The aim of this paper is to use the case study of Nairobi in Kenya in order to fill the gap of knowledge on the component ratios of new building costs that has been missing from international literature.
Using survey methodology that considered firms of contractors registered and operating in Nairobi Kenya, the paper compares its findings rendered in terms of percentage ratios: with theoretical propositions (e.g. Wood), with past studies (e.g. Knowles) and with practice guidelines in Kenya.
Overall it finds that there is no significant change in percentage component ratios considered from past studies and practice guidelines in Kenya leading to the conclusion that the building industry has not undergone any significant technical change during the periods under study, i.e. 1980‐2006.
The study is limited by the fact that it only manages to capture the contractors' views of the component ratios. Contractors may be inclined to hide their profits which can be a sensitive issue in the Kenyan market, which as a developing economy, may be riddled with corrupt practices such as tax evasion and imperfect business competition. However, the issues raised here can be used as base information for further studies on the topic. Additionally an analysis of variance was performed on the data to ascertain its credibility. Second, the data used to argue the paper's case is partially dated but remains useful. The trend shows that there has been no significant change in the composition of component ratios hence the data remains relevant to date.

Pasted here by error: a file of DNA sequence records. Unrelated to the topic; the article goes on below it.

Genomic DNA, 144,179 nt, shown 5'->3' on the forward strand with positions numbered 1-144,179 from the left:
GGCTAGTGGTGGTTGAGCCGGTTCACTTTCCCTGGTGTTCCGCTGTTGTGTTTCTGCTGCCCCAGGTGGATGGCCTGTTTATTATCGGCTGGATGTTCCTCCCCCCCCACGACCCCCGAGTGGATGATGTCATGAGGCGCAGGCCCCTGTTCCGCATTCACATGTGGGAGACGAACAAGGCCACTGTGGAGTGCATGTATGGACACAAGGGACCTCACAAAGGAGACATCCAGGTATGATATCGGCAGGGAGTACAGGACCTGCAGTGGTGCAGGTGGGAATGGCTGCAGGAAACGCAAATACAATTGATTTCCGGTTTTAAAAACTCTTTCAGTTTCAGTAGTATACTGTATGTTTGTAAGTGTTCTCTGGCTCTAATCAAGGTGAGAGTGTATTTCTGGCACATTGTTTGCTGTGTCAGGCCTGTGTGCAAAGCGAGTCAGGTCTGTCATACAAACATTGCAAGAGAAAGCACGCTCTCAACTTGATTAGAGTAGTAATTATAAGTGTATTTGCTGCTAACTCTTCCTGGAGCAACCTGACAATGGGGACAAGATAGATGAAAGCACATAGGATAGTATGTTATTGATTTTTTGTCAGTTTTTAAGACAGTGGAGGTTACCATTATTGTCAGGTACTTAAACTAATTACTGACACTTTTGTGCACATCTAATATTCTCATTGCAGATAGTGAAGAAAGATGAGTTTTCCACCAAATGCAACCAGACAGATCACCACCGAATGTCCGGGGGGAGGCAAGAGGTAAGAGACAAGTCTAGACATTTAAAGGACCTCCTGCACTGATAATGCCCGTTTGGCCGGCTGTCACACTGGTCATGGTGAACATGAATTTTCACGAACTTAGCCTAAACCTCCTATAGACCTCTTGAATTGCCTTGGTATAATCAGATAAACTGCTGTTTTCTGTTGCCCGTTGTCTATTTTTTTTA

The paper's findings would be useful to international readers especially now that international contractors are bidding for work in Kenya. The data would give these contractors a glimpse into the structural composition of building cost components in Nairobi.
The paper's original contribution concerns the component ratios of building costs that has been neglected in the existing literature. In Kenya some work had been done by Knowles, but this was restricted to office block buildings only, while this paper considers all buildings as shown in Table V.
Masu, S., Gichunge, H. and K'Akumu, O. (2012), "Component ratios of new building costs in Nairobi: a contractors' perspective", Journal of Financial Management of Property and Construction, Vol. 17 No. 3, pp. 222-234. https://doi.org/10.1108/13664381211274344Download as .RIS
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